Introduction1932 ARA Box Car
is an N scale model from Atlas
in new paint schemes. This example, item 50 002 485
, is painted for the Pennsylvania Railroad.
A goal of the American Railway Association (ARA) in the early 1920s was to produce an all-steel box car that could be recognized as a standard by the member railroads. Although the original design presented in 1923 produced in excess of 60,000 cars, it wasn't until a new design was presented in 1932 that the member railroads gave their approval.
After extensively testing five prototypes in 1933, over 14,500 cars were produced for twenty-three railroads throughout the following decade. This design soon evolved into the 1937, Modified 1937, and Postwar AAR box cars.
Although not the most popular design produced, numerically speaking, the 1932 ARA Standard box car is considered one of the most important designs in railroad history. - Atlas
How this design differed from other designs is presented by the NEB&W;
The 1932 box car design represented a significant landmark in freight car development. This design was the first time that there was change in outside height. The previous changes in inside height had been accomplished more or less by changing the height of the floor and using a thinner steel roof instead of a thick wood roof.
While the 1932 car was halfway between the height of the 1923 ARA "X29" car and the 1937 standard, it represented a great advance in its design features over the 1923 design, including the use of single rather than double rivet seams, and the "saw-tooth" profile of the gussets along the bottom of the side sill.
The changes were so significant from the 1923 car that Richard Hendrickson argues that the 1932 car was essentially a totally new design. From a modeler's viewpoint, the 1937 and even the 1944 designs were essentially taller versions of the 1932 car.
The '32 car was built in far smaller numbers than the 1924/X29 type car or the '37 car. (Remember, the '32 car was introduced in the depths of the Depression when it was significant that ANY cars were built. By the time the country was beginning to recover, the '37 car superseded it.)
A hang-over from the earlier era of non-standardization, the '32 car was built with a variety of ends and roofs. One version used the Standard Railway Equipment's Raised Panel Roof and Dreadnaught End, typical of most of the '37 cars. *
Now let's look the model over.
In the Box
Atlas packed this model in a hard clear jewel box with a snap-off lid. The box car is held in a custom fitted cradle, protected from scuffing by a soft plastic sheet.
This is s plastic kit. Molding is high-quality with no flash, sink marks, visible ejection circles or seams. It features some separately applied parts. Molding is sharp. The stirrups are oversized but that doesn't bother me as model railroad cars take a lot of handling and jostling, and have to be able to stand up to it.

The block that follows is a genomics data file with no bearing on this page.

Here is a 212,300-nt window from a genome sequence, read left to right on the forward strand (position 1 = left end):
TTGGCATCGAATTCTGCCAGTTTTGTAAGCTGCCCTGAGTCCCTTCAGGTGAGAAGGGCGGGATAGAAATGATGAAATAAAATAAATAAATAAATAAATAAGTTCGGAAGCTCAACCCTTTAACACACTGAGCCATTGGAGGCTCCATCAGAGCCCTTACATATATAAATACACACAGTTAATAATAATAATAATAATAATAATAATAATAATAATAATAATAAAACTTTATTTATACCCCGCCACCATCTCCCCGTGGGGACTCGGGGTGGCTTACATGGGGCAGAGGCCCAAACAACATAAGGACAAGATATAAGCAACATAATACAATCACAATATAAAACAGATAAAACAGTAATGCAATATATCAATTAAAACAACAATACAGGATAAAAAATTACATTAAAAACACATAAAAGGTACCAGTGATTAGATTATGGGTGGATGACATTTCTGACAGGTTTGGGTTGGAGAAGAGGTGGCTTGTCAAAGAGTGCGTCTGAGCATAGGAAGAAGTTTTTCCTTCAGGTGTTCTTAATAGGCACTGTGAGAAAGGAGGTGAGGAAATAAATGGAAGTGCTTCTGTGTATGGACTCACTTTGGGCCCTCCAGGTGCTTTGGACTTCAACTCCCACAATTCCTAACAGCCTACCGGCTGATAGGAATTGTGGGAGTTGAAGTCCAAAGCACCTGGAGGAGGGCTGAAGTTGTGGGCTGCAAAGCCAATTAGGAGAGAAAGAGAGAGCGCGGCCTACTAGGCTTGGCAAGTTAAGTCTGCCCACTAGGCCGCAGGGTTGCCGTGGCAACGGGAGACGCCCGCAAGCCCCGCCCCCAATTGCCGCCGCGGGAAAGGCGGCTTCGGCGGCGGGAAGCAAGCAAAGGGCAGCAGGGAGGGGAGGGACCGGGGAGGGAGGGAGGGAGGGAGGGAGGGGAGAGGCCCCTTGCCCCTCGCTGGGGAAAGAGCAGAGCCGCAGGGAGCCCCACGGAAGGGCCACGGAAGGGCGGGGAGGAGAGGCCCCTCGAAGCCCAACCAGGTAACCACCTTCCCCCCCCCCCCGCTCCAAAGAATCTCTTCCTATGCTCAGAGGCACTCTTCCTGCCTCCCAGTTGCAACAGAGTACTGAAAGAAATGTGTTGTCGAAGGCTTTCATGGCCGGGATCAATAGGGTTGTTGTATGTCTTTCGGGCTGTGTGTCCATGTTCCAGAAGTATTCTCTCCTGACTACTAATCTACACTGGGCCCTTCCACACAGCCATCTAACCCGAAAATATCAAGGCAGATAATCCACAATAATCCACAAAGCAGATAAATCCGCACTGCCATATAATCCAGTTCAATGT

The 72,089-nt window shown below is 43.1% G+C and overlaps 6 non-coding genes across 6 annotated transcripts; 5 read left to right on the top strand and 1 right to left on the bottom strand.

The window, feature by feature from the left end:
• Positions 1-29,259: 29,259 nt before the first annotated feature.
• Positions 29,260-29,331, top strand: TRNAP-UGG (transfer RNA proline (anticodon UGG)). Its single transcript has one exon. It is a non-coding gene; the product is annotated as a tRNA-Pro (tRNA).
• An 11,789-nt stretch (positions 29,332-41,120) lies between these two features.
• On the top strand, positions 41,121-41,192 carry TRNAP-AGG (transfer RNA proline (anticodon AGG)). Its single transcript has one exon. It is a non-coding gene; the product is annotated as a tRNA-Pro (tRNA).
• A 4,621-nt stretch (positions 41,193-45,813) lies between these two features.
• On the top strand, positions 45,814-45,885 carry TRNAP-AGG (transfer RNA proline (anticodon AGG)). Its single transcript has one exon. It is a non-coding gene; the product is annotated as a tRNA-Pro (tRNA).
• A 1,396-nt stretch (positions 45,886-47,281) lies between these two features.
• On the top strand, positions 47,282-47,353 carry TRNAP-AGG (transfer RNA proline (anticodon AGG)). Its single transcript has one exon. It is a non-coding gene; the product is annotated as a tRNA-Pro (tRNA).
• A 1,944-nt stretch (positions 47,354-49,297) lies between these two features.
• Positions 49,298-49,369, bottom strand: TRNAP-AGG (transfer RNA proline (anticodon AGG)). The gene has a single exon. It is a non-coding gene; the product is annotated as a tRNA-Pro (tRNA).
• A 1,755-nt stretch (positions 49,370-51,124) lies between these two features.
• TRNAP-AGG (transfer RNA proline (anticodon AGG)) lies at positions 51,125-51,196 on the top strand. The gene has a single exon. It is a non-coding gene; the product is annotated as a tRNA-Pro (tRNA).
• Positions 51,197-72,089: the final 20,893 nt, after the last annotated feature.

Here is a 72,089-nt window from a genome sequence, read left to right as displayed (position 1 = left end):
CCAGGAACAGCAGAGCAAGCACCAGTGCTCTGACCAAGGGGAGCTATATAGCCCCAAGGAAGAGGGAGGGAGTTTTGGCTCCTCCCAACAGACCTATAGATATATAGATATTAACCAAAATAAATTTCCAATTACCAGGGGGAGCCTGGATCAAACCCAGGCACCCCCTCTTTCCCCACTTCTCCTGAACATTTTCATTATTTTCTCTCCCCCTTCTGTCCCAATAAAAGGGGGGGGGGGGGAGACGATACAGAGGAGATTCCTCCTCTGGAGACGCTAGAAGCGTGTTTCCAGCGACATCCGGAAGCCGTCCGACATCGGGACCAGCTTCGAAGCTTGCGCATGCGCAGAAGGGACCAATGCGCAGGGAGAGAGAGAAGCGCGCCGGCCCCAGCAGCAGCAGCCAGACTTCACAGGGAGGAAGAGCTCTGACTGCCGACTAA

Accurate painting and printing
To affect reasonable authenticity, Atlas offers this car with five (5) body styles.
“Long tab” body, Murphy panel roof, 4/4 Dreadnaught ends
“Long tab” body, 11 panel flat riveted roof, flat riveted ends
“Short tab” body, Viking corrugated roof, Buckeye ends
“Long tab” body, Viking corrugated roof, 4/4 Dreadnaught ends
“Long tab” body, Murphy panel roof, flat riveted ends
Now we will examine the detail.
This model represents a Pennsy Class X-35 box car. 4/4 Dreadnaught ends frame the body while 10-panel riveted sides make up the "public side" of the car. The "B" end features the brake wheel and platform, attached ladder and a tack board. The brake wheel looks like a Miner 22-inch model D3279 - appropriate for the dates painted on this car.
The sides have nice small rivet detail. While the end ladders are separately molded, the side ladders and grabs are molded on. The doors are molded on and have 5/4/5 doors. All detail is molded on except for the tack board. It is mounted slightly askew.
Atop the Murphy panel roof is a wooden roof walk.
Underneath is a well detailed 0underframe. The full brake gear is molded on.
This box car rides on plastic wheels held in 50-Ton friction bearing trucks.
Physical and Performance
Atlas' N 1932 ARA box cars is 41-feet 6-inches long between strikers, and 47 feet from coupler to coupler. If you want to know how accurate that is then see Click here for additional images for this review
to view a PRR mechanical department X-35 diagram. It shows the coupled length as 44' 2 1/2".
It weighs 1 oz, almost perfect per NMRA RP20.1.
I rolled it across Atlas code 80 switches and flex-track. It rolled very well.
Paint and Printing
I don't have my Pennsy paint chips handy but the color of this car looks good. The paint is opaque and does not obscure detail. Atlas printed company and road numbers and stenciling. It is also opaque and crisp, completely legible.
This run has seven road names. Each road name has three road numbers.
Erie (1945 Paint)
MP (Route of the Eagles)
Soo Line (Modern)
Seaboard* (1934-37 Paint)
The body is painted but the trucks are molded in color.
ConclusionAtlas' N 1932 ARA Box Car
is a good looking box car. Its sharp molding and good detail is enhanced by the separately applied parts. Paint and printing is top-notch. It rolled across Atlas code 80 switches and flex-track very well.
Some items like the stirrups are oversized. That does not trouble me because this is a "working" model railway car intended to be handled and run, not a model railroad car intended for static display on a shelf or ion a diorama. Parts have to be robust not to be fragile.
This N scale ARA box car will be a fine addition to a layout. I think it is an excellent compromise between detail, fidelity, operation and practicality. I am happy to have it on my layout and recommend it.
Please remember to mention to Atlas that you saw this box car here - on
* NEB&W Railroad Heritage Website. NEB&W Guide to Atlas 1932 ARA Steel Box Car Models
. [Web.] 23 September 2011, at 07:41.